Researchers at the University of Nevada, Las Vegas have developed a new method for extracting the pulp from the roots of teeth. This new method allows for the harvest of four times as many stem cells as compared to other pulp extraction methods.
Stem cells may be the key to developing new, more effective therapies and treatments for many chronic and terminal diseases. Stem cells can be extracted from nearly any living tissue, but gathering enough to work with and keeping them alive until they are needed often poses a serious challenge for researchers. One promising source of stem cells is the pulp of extracted teeth. When healthy teeth are extracted, such as during wisdom tooth surgery or orthodontic treatment, they contain viable pulp from which stem cells can be extracted.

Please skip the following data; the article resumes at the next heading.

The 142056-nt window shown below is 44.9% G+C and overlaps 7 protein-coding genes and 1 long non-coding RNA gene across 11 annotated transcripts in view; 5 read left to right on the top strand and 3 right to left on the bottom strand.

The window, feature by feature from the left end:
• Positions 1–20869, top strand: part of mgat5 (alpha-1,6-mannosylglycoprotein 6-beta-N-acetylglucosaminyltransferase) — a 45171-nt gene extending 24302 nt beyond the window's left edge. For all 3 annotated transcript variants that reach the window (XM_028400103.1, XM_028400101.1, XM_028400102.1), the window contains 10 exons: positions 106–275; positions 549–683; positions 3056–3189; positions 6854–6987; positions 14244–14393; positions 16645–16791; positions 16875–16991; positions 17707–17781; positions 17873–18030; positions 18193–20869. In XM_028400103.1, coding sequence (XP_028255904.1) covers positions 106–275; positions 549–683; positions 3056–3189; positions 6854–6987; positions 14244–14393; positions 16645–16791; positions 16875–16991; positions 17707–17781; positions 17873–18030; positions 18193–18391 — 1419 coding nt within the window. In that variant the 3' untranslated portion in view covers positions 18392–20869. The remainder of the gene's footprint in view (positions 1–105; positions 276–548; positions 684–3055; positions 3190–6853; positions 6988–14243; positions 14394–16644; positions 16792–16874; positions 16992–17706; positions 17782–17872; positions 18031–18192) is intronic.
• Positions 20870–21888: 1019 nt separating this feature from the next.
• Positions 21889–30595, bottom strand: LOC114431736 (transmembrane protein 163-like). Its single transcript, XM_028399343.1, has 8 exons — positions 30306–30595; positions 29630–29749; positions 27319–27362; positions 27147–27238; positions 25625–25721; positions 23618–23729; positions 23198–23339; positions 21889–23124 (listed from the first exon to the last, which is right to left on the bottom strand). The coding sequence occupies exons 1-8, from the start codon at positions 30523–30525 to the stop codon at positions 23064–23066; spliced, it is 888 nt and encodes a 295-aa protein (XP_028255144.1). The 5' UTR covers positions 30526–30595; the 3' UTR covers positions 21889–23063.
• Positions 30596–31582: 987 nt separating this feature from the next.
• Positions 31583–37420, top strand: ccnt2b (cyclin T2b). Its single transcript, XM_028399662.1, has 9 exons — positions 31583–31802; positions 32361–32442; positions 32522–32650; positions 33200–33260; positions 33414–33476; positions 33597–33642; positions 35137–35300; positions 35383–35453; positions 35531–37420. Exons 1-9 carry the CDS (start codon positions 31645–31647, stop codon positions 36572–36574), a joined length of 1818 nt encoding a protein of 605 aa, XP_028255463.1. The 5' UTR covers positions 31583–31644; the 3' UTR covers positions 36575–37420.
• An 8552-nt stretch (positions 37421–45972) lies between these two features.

The pulp of a tooth is home to two important types of stem cells. The first, called pluripotent stem cells, can become any cell within the organism from which they are extracted. The second kind, called multipotent stem cells, can become a specific type of cell within the organism from which they are extracted. These stem cells can, theoretically, be stored and used later in the life of the person to whom the tooth belongs if this person develops an illness that stem cells can cure. Currently, however, we are unsure how long-term storage might affect these cells.
As the researchers began their attempts to extract stem cells from the pulp of teeth, they found that their methods for reaching the pulp resulted in the destruction of many viable stem cells. So, they invented a device called the “Tooth Cracker 5000.” This device allows for the clean split of a tooth and, consequently, for the preservation of most of the pulp’s stem cells.
The researcher’s new-found ability to harvest comparatively large quantities of stem cells from the pulp of teeth offers a hopeful step toward future medical innovations and the development of life-saving cures.